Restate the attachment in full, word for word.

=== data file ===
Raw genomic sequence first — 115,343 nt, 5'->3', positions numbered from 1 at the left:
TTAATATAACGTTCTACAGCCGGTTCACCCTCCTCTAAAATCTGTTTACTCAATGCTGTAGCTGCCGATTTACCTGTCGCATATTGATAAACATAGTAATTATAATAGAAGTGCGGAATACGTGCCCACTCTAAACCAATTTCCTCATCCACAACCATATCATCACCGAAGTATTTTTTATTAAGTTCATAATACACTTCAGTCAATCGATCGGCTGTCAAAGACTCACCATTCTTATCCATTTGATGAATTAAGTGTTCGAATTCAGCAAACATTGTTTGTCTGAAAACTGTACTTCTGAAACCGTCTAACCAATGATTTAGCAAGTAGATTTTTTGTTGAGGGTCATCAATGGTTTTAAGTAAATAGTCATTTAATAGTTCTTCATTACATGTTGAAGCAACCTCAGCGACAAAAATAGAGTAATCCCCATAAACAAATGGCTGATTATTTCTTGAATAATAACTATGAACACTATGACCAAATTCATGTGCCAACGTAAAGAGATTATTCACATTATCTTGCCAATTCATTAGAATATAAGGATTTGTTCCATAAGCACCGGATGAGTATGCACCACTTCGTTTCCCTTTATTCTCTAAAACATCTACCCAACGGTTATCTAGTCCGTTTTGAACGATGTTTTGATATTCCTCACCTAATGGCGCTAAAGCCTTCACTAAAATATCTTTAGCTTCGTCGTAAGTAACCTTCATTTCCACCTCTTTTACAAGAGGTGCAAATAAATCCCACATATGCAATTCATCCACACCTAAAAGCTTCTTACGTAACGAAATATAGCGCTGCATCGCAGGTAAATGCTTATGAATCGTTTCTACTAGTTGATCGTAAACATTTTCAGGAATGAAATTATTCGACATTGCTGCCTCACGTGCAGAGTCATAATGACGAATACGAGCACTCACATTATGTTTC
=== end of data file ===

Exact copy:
Raw genomic sequence first — 115,343 nt, 5'->3', positions numbered from 1 at the left:
TTAATATAACGTTCTACAGCCGGTTCACCCTCCTCTAAAATCTGTTTACTCAATGCTGTAGCTGCCGATTTACCTGTCGCATATTGATAAACATAGTAATTATAATAGAAGTGCGGAATACGTGCCCACTCTAAACCAATTTCCTCATCCACAACCATATCATCACCGAAGTATTTTTTATTAAGTTCATAATACACTTCAGTCAATCGATCGGCTGTCAAAGACTCACCATTCTTATCCATTTGATGAATTAAGTGTTCGAATTCAGCAAACATTGTTTGTCTGAAAACTGTACTTCTGAAACCGTCTAACCAATGATTTAGCAAGTAGATTTTTTGTTGAGGGTCATCAATGGTTTTAAGTAAATAGTCATTTAATAGTTCTTCATTACATGTTGAAGCAACCTCAGCGACAAAAATAGAGTAATCCCCATAAACAAATGGCTGATTATTTCTTGAATAATAACTATGAACACTATGACCAAATTCATGTGCCAACGTAAAGAGATTATTCACATTATCTTGCCAATTCATTAGAATATAAGGATTTGTTCCATAAGCACCGGATGAGTATGCACCACTTCGTTTCCCTTTATTCTCTAAAACATCTACCCAACGGTTATCTAGTCCGTTTTGAACGATGTTTTGATATTCCTCACCTAATGGCGCTAAAGCCTTCACTAAAATATCTTTAGCTTCGTCGTAAGTAACCTTCATTTCCACCTCTTTTACAAGAGGTGCAAATAAATCCCACATATGCAATTCATCCACACCTAAAAGCTTCTTACGTAACGAAATATAGCGCTGCATCGCAGGTAAATGCTTATGAATCGTTTCTACTAGTTGATCGTAAACATTTTCAGGAATGAAATTATTCGACATTGCTGCCTCACGTGCAGAGTCATAATGACGAATACGAGCACTCACATTATGTTTC